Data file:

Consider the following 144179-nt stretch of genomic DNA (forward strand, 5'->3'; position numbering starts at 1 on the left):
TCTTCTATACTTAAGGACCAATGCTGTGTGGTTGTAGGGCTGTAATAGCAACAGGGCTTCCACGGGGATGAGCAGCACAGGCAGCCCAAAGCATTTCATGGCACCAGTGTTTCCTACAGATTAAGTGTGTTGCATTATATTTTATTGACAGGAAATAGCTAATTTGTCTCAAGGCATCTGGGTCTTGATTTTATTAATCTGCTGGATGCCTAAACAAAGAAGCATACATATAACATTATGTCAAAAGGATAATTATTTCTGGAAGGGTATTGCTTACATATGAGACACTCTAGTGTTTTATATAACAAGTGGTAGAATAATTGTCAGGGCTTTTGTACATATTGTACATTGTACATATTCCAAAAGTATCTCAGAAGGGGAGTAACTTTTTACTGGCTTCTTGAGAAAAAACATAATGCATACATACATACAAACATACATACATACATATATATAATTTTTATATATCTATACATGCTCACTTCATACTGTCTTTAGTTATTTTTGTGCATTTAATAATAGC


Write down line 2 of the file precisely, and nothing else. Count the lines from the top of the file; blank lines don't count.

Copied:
TCTTCTATACTTAAGGACCAATGCTGTGTGGTTGTAGGGCTGTAATAGCAACAGGGCTTCCACGGGGATGAGCAGCACAGGCAGCCCAAAGCATTTCATGGCACCAGTGTTTCCTACAGATTAAGTGTGTTGCATTATATTTTATTGACAGGAAATAGCTAATTTGTCTCAAGGCATCTGGGTCTTGATTTTATTAATCTGCTGGATGCCTAAACAAAGAAGCATACATATAACATTATGTCAAAAGGATAATTATTTCTGGAAGGGTATTGCTTACATATGAGACACTCTAGTGTTTTATATAACAAGTGGTAGAATAATTGTCAGGGCTTTTGTACATATTGTACATTGTACATATTCCAAAAGTATCTCAGAAGGGGAGTAACTTTTTACTGGCTTCTTGAGAAAAAACATAATGCATACATACATACAAACATACATACATACATATATATAATTTTTATATATCTATACATGCTCACTTCATACTGTCTTTAGTTATTTTTGTGCATTTAATAATAGC